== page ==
For Pilgrims and for Trade

Merchants and Public Works in Ottoman Jeddah

in Turkish Historical Review
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This article argues that public works were a major field where local notables associated themselves with Ottoman plans during the Tanzimat period. The documents this article is built on aim at evidencing the very tangible aspect of Ottomanization when imperial interests matched local ones.

First, plans for urban modernization were wisely endorsed by the main merchants of Jeddah to enhance the port facilities. Second, Ottoman archives highlight how important this local support was for the imperial administration. The matching of imperial and local interests is conspicuous in the common language used in minutes of the city council’s sessions and the petitions dispatched to Istanbul by the merchants of Jeddah. It exemplifies how notables advocated their own scheme of public planning and made it fit the politics of Ottomanization by framing their requests in terms of two important motivations for Ottoman officials: the proceedings of the pilgrimage, and trade.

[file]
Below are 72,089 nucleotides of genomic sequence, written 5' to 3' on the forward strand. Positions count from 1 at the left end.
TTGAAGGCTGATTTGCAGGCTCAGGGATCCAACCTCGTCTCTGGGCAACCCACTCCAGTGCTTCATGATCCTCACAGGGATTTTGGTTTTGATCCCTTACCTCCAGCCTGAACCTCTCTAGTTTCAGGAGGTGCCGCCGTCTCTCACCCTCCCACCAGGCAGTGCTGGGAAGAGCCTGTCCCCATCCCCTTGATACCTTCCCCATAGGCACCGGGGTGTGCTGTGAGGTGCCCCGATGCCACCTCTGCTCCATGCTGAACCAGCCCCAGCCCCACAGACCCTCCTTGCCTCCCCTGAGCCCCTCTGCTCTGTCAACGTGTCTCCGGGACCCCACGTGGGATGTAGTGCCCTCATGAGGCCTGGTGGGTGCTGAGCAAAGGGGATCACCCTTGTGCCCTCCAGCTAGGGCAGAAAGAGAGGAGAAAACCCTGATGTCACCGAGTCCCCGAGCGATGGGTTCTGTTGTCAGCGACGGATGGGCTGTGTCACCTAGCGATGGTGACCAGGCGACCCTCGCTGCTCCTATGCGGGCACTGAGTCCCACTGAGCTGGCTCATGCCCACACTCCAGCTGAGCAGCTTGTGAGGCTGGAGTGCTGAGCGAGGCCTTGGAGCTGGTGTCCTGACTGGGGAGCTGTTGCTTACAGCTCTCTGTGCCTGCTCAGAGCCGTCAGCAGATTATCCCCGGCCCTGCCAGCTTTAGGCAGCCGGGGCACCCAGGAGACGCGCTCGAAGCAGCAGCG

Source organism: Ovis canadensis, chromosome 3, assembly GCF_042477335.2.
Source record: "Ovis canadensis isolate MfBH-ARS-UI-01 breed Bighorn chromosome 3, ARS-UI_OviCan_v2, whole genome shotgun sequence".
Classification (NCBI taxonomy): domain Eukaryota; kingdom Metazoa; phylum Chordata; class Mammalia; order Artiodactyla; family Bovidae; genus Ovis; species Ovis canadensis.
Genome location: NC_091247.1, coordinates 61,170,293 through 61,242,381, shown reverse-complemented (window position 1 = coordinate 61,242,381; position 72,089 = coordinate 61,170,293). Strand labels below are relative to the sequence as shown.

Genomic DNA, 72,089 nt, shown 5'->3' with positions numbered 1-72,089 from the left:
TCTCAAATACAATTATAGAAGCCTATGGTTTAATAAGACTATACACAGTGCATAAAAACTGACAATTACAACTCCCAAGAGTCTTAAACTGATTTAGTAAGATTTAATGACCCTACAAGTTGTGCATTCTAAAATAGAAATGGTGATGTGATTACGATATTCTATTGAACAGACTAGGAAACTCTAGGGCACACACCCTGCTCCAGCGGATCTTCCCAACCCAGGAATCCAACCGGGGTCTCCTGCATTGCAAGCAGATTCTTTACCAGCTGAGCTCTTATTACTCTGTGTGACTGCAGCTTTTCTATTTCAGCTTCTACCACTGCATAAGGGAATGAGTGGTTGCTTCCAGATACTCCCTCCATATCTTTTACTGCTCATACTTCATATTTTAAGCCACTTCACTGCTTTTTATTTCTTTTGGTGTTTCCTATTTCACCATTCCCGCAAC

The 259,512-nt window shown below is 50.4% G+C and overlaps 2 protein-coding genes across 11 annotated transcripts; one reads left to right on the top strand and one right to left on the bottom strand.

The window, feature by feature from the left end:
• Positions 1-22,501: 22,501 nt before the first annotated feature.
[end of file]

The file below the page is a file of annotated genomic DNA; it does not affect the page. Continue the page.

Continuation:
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Deringil, The Well-Protected Domains, p. 135.


Ben Bassat, Petitioning the Sultan, pp. 45–61; Baldwin, “Petitioning the sultan in Ottoman Egypt”, pp. 511–18.


Ben Bassat, Petitioning the Sultan, p. 47.


  • Petition of Jeddah’s merchants (1890): b.o.a., 394–44.

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  • The reorganized and extended landing stage during its inauguration (1895). © archives du ministère des affaires etrangères, nantes.

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